In a July 6 blog post, I said that it was time for me to put aside personal pet peeves and biases in my research and get back to first principles. Go figure. On July 6, a subject pops up that combines both: "European IT standardization." (The press release was put out by the European Union (EU) on July 3, a day off from work for most people in the U.S.)
As for first principles, IT standardization is of course an important research aspect of my question 4 from the blog post "How Many Software Developers Does It Take" The point behind that headline will be explored deeply in future first-principles blog posts. The nut of it is that the number of software developers is going to decline dramatically during the 2010-2019 decade. The software developer role - that might be you, correct? - is going to go the way of the ice man, the teamster (as in teams of horses, not truck drivers), the mail man, the typographer, and so forth. Instead we - the unwashed masses - are all going to become software developers just as we all have become ice men, delivery men, (e)mail men, typographers, graphic designers and so forth. "Worldwide IT standardization" is going to play a big part in that demographic shift.
As for personal biases on the subject of "European IT standardization," I bring involvement in various IT standards consortia from both the marketing and research side and 40 years of experience manipulating/researching information technology (IT) market dynamics in Europe. That includes residing there for a while and visiting once or twice a year for more than 20 years.
Combine those two factors and I get:
To my surprise, based on the white paper released on July 3, the EU seems to get the latter-it says IT standards cannot be Eurocentric. Implicitly then standards must be non-nationalistic and non-political. In reality of course, human nature being what it is, that's impossible, but at least the intent is correct.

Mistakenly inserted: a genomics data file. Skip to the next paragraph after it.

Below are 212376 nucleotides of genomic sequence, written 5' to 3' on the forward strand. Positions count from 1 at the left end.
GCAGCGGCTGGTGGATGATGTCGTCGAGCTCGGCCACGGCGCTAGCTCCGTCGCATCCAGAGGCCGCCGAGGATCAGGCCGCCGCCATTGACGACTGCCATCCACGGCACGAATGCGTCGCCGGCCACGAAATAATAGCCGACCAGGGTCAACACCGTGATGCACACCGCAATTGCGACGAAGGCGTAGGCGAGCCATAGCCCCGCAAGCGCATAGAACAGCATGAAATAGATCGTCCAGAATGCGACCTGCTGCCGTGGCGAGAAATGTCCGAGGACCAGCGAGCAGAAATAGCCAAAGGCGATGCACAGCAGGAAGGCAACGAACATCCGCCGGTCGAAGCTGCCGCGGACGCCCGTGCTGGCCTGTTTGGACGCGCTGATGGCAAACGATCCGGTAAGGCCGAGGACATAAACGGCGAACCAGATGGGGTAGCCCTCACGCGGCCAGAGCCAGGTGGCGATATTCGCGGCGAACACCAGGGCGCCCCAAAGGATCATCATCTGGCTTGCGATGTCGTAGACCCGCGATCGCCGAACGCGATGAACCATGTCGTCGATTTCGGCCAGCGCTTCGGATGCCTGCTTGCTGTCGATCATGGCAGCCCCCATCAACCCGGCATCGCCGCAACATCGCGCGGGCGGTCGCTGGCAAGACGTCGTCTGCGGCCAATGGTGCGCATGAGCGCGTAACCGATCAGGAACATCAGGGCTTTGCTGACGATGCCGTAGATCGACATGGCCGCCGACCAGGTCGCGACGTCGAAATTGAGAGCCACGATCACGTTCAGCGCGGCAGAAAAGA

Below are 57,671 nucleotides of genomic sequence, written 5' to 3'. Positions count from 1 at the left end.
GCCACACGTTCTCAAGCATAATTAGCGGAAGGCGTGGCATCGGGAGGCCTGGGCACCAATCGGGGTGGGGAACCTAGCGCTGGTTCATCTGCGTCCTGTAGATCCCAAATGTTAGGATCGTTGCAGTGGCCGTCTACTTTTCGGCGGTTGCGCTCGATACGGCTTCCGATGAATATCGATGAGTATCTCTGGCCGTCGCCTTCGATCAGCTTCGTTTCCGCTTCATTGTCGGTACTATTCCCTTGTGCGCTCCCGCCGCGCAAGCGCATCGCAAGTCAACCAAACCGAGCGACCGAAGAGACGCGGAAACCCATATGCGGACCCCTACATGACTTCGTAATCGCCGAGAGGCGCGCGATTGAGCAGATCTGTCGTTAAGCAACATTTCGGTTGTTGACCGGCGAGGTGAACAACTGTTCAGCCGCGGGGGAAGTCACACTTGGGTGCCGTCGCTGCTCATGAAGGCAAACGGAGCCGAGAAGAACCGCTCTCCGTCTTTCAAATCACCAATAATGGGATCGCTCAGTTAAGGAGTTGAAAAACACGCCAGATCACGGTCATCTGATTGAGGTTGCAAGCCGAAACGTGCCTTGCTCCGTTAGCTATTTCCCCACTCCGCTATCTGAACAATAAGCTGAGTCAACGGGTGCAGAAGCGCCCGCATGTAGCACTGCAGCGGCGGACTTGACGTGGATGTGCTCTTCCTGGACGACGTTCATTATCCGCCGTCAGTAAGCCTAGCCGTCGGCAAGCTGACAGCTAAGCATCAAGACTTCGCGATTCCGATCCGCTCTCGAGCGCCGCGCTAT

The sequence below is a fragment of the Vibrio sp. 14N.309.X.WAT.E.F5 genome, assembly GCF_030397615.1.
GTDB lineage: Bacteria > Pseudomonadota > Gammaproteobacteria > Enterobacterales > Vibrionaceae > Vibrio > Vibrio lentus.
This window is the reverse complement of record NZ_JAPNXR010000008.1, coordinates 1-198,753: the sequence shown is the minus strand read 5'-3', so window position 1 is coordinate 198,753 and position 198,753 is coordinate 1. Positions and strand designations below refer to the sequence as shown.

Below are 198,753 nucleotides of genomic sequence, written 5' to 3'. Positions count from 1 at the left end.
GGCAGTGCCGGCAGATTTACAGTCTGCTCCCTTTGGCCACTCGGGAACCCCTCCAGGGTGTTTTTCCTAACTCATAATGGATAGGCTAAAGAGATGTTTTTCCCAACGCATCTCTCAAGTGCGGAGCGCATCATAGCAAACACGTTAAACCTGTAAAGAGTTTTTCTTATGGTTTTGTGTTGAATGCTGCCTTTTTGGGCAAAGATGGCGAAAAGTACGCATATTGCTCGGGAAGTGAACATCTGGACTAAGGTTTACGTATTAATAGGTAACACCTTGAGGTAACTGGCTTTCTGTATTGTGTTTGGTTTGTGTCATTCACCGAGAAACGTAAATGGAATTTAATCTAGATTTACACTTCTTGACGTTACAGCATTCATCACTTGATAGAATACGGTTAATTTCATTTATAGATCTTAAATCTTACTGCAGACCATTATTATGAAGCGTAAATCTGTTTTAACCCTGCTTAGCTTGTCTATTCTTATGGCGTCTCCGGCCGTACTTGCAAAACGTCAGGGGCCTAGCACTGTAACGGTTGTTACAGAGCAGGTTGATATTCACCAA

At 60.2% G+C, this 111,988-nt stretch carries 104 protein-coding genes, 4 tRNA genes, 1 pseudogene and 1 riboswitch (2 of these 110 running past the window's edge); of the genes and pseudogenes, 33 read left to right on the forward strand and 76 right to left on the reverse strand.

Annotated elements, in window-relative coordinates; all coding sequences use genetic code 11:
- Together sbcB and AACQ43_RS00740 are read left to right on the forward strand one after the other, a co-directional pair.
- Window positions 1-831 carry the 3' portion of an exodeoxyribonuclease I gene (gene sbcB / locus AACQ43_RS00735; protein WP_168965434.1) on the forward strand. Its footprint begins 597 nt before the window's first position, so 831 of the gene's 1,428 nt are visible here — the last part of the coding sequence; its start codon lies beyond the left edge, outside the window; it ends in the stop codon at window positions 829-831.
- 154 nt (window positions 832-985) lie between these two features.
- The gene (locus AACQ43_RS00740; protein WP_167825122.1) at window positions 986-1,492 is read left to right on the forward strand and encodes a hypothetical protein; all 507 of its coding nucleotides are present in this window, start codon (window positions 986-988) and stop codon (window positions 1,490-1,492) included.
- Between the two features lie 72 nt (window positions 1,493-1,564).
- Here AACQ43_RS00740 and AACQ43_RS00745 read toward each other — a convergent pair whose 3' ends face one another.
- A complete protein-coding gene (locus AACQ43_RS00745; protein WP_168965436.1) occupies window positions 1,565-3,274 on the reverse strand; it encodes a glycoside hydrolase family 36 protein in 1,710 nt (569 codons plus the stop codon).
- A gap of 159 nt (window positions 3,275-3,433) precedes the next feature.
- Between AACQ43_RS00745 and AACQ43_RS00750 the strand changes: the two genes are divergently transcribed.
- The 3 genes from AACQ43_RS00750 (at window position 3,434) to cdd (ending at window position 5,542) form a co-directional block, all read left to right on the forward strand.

That is good news for the IT market and you on IT staffs and in IT management. The reported objections of the Association for Competitive Technology (which basically means Microsoft) are unfounded. If the EU and its member countries and local governments within member countries will widen the IT standards it will accept to include those from such organizations as the international Organization for the Advancement of Structured Information Standards (OASIS) and the ECMA (used to mean something like European Computing Machinery Association but like IBM and AiiM, they only want to be known by their acronym these days), users and suppliers alike will be winners because OASIS and ECMA standards tend to be a result of market forces. You don't have to capitalize Open Standards because successful standards are open by definition. And who cares about unsuccessful standards? (Note that that ECMA is listed in an IDG news service report on the EU IT standardization white paper linked above but I do not find it mentioned in the EU white paper itself.)
I also don't see a tilt toward open source, another reported criticism. There is some non-mandatory drivel about intellectual property rights (for example, the use of "should," not "must"). Such word choice is always a matter of translation to English, an issue in dealing with the EU, but overall this document looks reasonable, something that is not typically the case when dealing with any government.
And here's the good news. The EU wants your comments. You have until Sept. 15. Remember you are all going to become software developers so you better start getting your two cents worth in.